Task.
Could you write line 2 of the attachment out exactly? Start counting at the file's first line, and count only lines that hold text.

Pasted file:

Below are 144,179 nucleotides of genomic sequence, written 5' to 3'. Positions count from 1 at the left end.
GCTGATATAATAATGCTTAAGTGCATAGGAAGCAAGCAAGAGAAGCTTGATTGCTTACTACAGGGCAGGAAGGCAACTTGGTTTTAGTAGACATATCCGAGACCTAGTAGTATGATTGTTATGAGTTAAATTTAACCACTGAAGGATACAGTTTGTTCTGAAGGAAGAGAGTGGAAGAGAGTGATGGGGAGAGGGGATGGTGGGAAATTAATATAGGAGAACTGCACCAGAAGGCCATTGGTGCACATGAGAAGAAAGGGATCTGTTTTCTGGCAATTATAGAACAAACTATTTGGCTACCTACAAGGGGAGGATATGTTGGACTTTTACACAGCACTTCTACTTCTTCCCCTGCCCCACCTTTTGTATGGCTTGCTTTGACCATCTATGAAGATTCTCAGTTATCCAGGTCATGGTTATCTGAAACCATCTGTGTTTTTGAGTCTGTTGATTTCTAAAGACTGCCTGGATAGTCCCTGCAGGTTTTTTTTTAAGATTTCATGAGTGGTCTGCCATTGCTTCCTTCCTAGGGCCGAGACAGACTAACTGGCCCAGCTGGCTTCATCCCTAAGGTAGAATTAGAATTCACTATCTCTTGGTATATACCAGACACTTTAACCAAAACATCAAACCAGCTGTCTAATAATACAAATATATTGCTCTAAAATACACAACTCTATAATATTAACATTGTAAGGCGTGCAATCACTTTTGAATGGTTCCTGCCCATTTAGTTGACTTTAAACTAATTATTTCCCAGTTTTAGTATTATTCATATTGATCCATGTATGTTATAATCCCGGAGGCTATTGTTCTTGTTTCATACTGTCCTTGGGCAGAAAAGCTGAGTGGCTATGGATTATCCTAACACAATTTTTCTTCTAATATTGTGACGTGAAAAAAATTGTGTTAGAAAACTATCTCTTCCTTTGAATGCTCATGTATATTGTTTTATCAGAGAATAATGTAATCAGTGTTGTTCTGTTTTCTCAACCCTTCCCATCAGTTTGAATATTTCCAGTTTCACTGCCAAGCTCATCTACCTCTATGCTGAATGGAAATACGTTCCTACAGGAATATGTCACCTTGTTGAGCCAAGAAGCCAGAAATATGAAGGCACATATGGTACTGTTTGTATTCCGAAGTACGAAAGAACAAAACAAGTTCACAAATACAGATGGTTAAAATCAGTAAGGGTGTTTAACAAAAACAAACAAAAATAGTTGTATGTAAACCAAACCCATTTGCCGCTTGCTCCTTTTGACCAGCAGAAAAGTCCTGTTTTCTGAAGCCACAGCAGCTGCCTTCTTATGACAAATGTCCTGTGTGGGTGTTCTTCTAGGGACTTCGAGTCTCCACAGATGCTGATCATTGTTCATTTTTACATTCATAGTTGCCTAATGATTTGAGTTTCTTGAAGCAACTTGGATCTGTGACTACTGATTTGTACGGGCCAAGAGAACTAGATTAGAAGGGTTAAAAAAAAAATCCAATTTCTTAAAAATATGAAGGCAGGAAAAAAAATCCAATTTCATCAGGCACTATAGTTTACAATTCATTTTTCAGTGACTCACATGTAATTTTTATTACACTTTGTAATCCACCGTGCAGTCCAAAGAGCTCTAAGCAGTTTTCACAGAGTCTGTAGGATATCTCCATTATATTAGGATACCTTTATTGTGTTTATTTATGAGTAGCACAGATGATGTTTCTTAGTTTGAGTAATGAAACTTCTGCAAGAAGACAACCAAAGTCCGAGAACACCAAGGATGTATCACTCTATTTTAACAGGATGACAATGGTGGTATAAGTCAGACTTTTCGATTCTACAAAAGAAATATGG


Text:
GCTGATATAATAATGCTTAAGTGCATAGGAAGCAAGCAAGAGAAGCTTGATTGCTTACTACAGGGCAGGAAGGCAACTTGGTTTTAGTAGACATATCCGAGACCTAGTAGTATGATTGTTATGAGTTAAATTTAACCACTGAAGGATACAGTTTGTTCTGAAGGAAGAGAGTGGAAGAGAGTGATGGGGAGAGGGGATGGTGGGAAATTAATATAGGAGAACTGCACCAGAAGGCCATTGGTGCACATGAGAAGAAAGGGATCTGTTTTCTGGCAATTATAGAACAAACTATTTGGCTACCTACAAGGGGAGGATATGTTGGACTTTTACACAGCACTTCTACTTCTTCCCCTGCCCCACCTTTTGTATGGCTTGCTTTGACCATCTATGAAGATTCTCAGTTATCCAGGTCATGGTTATCTGAAACCATCTGTGTTTTTGAGTCTGTTGATTTCTAAAGACTGCCTGGATAGTCCCTGCAGGTTTTTTTTTAAGATTTCATGAGTGGTCTGCCATTGCTTCCTTCCTAGGGCCGAGACAGACTAACTGGCCCAGCTGGCTTCATCCCTAAGGTAGAATTAGAATTCACTATCTCTTGGTATATACCAGACACTTTAACCAAAACATCAAACCAGCTGTCTAATAATACAAATATATTGCTCTAAAATACACAACTCTATAATATTAACATTGTAAGGCGTGCAATCACTTTTGAATGGTTCCTGCCCATTTAGTTGACTTTAAACTAATTATTTCCCAGTTTTAGTATTATTCATATTGATCCATGTATGTTATAATCCCGGAGGCTATTGTTCTTGTTTCATACTGTCCTTGGGCAGAAAAGCTGAGTGGCTATGGATTATCCTAACACAATTTTTCTTCTAATATTGTGACGTGAAAAAAATTGTGTTAGAAAACTATCTCTTCCTTTGAATGCTCATGTATATTGTTTTATCAGAGAATAATGTAATCAGTGTTGTTCTGTTTTCTCAACCCTTCCCATCAGTTTGAATATTTCCAGTTTCACTGCCAAGCTCATCTACCTCTATGCTGAATGGAAATACGTTCCTACAGGAATATGTCACCTTGTTGAGCCAAGAAGCCAGAAATATGAAGGCACATATGGTACTGTTTGTATTCCGAAGTACGAAAGAACAAAACAAGTTCACAAATACAGATGGTTAAAATCAGTAAGGGTGTTTAACAAAAACAAACAAAAATAGTTGTATGTAAACCAAACCCATTTGCCGCTTGCTCCTTTTGACCAGCAGAAAAGTCCTGTTTTCTGAAGCCACAGCAGCTGCCTTCTTATGACAAATGTCCTGTGTGGGTGTTCTTCTAGGGACTTCGAGTCTCCACAGATGCTGATCATTGTTCATTTTTACATTCATAGTTGCCTAATGATTTGAGTTTCTTGAAGCAACTTGGATCTGTGACTACTGATTTGTACGGGCCAAGAGAACTAGATTAGAAGGGTTAAAAAAAAAATCCAATTTCTTAAAAATATGAAGGCAGGAAAAAAAATCCAATTTCATCAGGCACTATAGTTTACAATTCATTTTTCAGTGACTCACATGTAATTTTTATTACACTTTGTAATCCACCGTGCAGTCCAAAGAGCTCTAAGCAGTTTTCACAGAGTCTGTAGGATATCTCCATTATATTAGGATACCTTTATTGTGTTTATTTATGAGTAGCACAGATGATGTTTCTTAGTTTGAGTAATGAAACTTCTGCAAGAAGACAACCAAAGTCCGAGAACACCAAGGATGTATCACTCTATTTTAACAGGATGACAATGGTGGTATAAGTCAGACTTTTCGATTCTACAAAAGAAATATGG